I remember fondly the day, more than 30 years ago, when the principal of the middle school in which I taught suggested that we offer a unique experience to our students and connect mathematics and science into a “magnet” course. Since we were living in a world of separate subjects, it seemed to be a stretch from what we knew. With little to go on – there was no internet that we could access to see if there were models out there – we began to seek out the places where mathematics and science informed the world. And we found that there were places to show the connections not only between those two subjects, but also among other real contexts.
Fast forward to 2015, and it has been a very fast ride. We are now part of a world where everything is connected, thanks in part to the technology that has developed since that day. We can now connect to others very quickly, even while eating our breakfast at the kitchen table, on devices that fit into our pockets. We learn immediately about happenings in the world and receive alerts when we have a new email waiting. We can quickly find out the weather forecast where we live or in central Florida or northern Italy. And in schools, we now have the renewed opportunity to connect the learning for our students; not only connecting that learning within the school walls, but also connecting our students with each other and globally. We can maximize this learning by sharing what we have in common and keeping our students grounded in the context of life.
We have long believed that if any subjects belong “together”, it would be mathematics and science. They are the technical subjects, not in the same category as English and social studies. There is even a relatively new acronym “STEM” that is used interchangeably when anyone speaks about them. Today, when we look at the CCLS for mathematics, we see many standards that specifically lead us to see the connections to “science work”. We begin in Pre-K and Kindergarten with measuring length and weight, moving to measuring liquid volumes with beakers in third grade, and to understanding concepts of volume measurement using a cubic centimeter hexahedron (a cube) while exploring the volume of solid figures in fifth grade. And then there’s the multitude of standards that ask students to apply math in real-world contexts, many leading naturally to the world of science. Science teachers have always seen the implications for knowing mathematics; now is the right time to make the connections deeper and more meaningful for students. See how the math standards are introduced by grade and their connection to science instruction.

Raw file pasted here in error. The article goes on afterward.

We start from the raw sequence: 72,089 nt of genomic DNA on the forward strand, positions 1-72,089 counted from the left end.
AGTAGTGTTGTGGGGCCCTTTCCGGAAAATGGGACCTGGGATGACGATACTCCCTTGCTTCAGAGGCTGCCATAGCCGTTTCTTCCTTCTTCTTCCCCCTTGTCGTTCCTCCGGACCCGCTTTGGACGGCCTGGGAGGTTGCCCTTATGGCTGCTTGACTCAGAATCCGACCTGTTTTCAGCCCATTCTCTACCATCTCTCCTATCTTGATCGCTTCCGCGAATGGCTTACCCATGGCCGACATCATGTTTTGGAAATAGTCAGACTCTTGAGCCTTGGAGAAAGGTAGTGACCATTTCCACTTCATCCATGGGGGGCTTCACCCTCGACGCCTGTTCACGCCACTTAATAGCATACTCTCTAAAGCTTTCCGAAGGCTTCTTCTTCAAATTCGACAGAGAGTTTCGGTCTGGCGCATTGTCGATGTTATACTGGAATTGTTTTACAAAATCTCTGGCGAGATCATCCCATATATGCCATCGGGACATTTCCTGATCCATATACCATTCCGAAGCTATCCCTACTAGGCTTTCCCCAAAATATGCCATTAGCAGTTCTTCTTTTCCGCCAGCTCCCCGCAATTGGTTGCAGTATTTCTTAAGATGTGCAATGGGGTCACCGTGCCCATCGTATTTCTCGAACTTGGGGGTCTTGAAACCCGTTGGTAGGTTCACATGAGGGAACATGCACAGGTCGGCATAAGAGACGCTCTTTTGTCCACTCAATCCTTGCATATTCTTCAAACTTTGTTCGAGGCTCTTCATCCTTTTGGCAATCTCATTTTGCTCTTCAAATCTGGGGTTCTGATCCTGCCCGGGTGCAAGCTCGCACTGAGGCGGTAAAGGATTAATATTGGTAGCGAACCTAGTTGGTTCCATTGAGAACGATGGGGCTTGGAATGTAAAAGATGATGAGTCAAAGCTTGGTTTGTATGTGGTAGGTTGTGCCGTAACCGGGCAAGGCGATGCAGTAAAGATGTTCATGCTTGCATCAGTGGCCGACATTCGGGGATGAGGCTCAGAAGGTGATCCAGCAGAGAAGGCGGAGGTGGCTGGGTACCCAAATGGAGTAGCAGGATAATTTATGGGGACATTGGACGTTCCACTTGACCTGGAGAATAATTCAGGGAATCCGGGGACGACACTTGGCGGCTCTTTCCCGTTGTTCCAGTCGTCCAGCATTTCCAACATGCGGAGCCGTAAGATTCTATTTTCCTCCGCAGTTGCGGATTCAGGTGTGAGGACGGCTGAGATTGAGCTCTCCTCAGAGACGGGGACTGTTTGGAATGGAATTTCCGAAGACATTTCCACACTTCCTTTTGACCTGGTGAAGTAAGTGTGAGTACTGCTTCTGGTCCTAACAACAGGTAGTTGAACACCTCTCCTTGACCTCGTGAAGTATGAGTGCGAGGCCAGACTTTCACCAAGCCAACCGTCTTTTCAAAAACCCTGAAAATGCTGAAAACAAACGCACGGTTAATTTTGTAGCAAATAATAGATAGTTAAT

Another connection takes us beyond the content standards to the Standards for Mathematical Practice and their connections to the Scientific and Engineering Practices and to what the ELA Standards identify as the “capacities of the literate individual”. In mathematics and science, the practices tell our students what it looks like to be a mathematician, scientist or engineer. The ELA capacities identify what it means to be literate, which is more than simply being able to read and write. The practices offer another look at what learning is about for our students. View a podcast about the connections between these standards.
As I suggest that teachers work closely in a math and science partnership, it is also important that our students work with each other to practice mathematics. The CCLS promotes learning in a context, as part of the world in which we live. That involves practicing mathematics with others, to solve problems and share strategies that work. Just as we teach the math and science content including the practices, we need to provide problem-solving scenarios where our students learn the skills needed as part of a team. Read more in this Teachthought article “Why Social Interaction is Essential to Learning Math.”
Because not all group work is Cooperative Learning, a recent reminder of the importance of cooperative learning can be found in this Educational Leadership article from ASCD, “Making Cooperative Learning Powerful.”
Thankfully, teaching is no longer the isolated sport it was when I began my teaching career. I am grateful for the years I spent with a science colleague who helped me see the connections that I hadn’t seen before. As teachers, we can work together to help our students become the insightful, enlightened and literate individuals we want them to be. It’s up to us to connect the pieces and help our students to do the same.
Anne Marie Voutsinas